The impact on a woman’s mental health is huge. Worrying about what the brain fog means and fear about things like dementia or other mental health concerns only serve to compound the emotions and negativity that many women go through.

It’s Good to Talk About “It”

Frequently women will say how they suffered in silence over fears for their mental health. Many say they were afraid or embarrassed to talk to anyone about what was going on with the mind and body. Women felt they had nowhere to turn. Those who did seek medical advice were frequently disappointed.

Women end up in a destructive downward spiral of despair and anxiety, feel exhausted because they cannot sleep and struggle to cope with a body that is too hot, red and sweaty and then cold and clammy. Then they have mood swings and experience aggressive thoughts and unexplained fears.

Going forward the shift in the last few years for more knowledge about menopause will hopefully see more women coming forward for effective treatment sooner and less suffering as their mothers, grandmothers and sisters have.

What Age Does it Happen?

There are no hard and fast rules, as mentioned there is no check list and that includes when it will start or how severe someone’s symptoms will be. There are a variety of factors why some women will start menopause sooner than others, as with my story.

Just because the accepted norm is for peri-menopause symptoms to begin in a woman’s fifties does not mean that it’s right. We know that peri-menopause can start in the thirties or wait until the fifties. Many women will be aware of one or some of the symptoms listed above by their mid-forties, but that is not a definite timeframe. Even without surgical intervention menopause can kick in at any age after puberty.

I​s HRT Safe?

HRT is perfectly safe to use for most women, risks of getting cancer from HRT are minimal as you can see from the documentary “Sex Myths and Menopause” however in some cases where women have already had cancer often due to overproduction of oestrogen. In this case HRT is not possible and this is where holistic approach can help.

What To Do If You Think You Started Menopause?

First off write down all your symptoms, what they are and how often you are having them and when they started. Research where your nearest menopausal clinic is. Then book an appointment with your GP. Do you not see your GP without going fully armed with facts and your symptoms. As training for the GPs is very minimal for menopause, and women often find too often not they are being confused with having anxiety or depression. Give medication which just does not help. Ask your GP to either put you on HRT or refer you to a menopausal clinic. Always go armed with the knowledge of what is happening is happening with your body and how often.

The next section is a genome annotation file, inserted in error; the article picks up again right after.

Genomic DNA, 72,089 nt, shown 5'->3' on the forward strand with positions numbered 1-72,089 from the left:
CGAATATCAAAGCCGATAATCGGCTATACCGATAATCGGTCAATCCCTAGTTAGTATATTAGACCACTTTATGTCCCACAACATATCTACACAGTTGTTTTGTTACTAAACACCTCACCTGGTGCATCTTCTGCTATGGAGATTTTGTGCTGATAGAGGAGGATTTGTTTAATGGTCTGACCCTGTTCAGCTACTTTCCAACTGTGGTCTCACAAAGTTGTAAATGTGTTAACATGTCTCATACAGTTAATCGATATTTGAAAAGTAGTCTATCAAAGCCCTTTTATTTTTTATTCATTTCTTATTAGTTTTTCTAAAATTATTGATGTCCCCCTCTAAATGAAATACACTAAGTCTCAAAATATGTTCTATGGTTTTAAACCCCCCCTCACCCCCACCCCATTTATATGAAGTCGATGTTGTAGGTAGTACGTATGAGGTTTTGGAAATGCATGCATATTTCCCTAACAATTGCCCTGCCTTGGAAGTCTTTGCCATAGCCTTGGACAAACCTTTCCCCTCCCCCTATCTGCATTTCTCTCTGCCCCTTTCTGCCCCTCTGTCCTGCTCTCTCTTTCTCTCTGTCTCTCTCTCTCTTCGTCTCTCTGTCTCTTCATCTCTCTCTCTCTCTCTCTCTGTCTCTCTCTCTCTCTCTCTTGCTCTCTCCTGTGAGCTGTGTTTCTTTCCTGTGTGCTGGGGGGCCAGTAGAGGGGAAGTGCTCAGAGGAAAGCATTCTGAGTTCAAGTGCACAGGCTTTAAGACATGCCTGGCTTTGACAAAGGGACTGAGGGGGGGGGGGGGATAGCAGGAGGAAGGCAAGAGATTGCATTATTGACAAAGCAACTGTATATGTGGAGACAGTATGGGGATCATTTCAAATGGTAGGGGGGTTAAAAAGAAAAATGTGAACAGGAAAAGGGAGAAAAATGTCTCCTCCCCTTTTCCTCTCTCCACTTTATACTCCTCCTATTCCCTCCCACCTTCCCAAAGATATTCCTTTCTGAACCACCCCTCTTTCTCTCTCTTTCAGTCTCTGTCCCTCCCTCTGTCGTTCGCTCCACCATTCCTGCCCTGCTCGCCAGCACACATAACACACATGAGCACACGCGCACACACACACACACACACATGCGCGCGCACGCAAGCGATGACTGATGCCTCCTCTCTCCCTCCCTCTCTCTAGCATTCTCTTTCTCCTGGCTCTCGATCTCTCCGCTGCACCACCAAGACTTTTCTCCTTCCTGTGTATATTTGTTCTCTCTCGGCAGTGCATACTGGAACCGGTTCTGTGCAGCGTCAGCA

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Solution Focussed Helps

There is good news!

The more you know about menopause the more prepared you can be. In fact, it’s not just “strong” women who go through menopause and say they came out the other side stronger. Any woman with the right tools at her disposal can come out the other side stronger. You too can embrace the life change and see it like the changing of the seasons something that will pass.

While you're waiting to come out on the other side some practical Solutions that you can arm yourself with and be the strong independent woman you have always been at work.

Helpful tips

1: Talk about it with your line manager, supervisor or boss there is no shame it is a right, of passage as a women. This allows your company to put in place any wellness policy they have on the menopause. This also covers you should you ever need to take legal action for unfair dismissal, due to menopausal symptoms.

2: Have a fan at work this will help call you down we need to.

3: Looking to change in diet there are many foods out there that will enhance your moods. Look into hiring a dietician.

4: Exercise, if you're not doing so already introduced yourself to Pilates or Yoga it's gentle but affective. You can now do this face-to-face or in the comfort of your own home, ever best for you.

5: Invest in something like a Chillmax​ pillow, this will keep you call at night so you can have a better sleep.

6: Hypnotherapy sessions will help by giving you the tools you need. You can improve your positivity, learn stress management techniques, and banish anxiety. Remember antidepressants do not help with anxiety or depression for menopause.

I know first-hand how hypnotherapy can give you back the control, reduce hot flushes, and beat insomnia. Help women in business and work of all ages, stay focused, improve concentration, help control the built-in thermostat and overcome the debilitating effects of menopause and other women’s health issues, so they can live a happier healthier life and maintain a good relationship with family friends and work colleagues.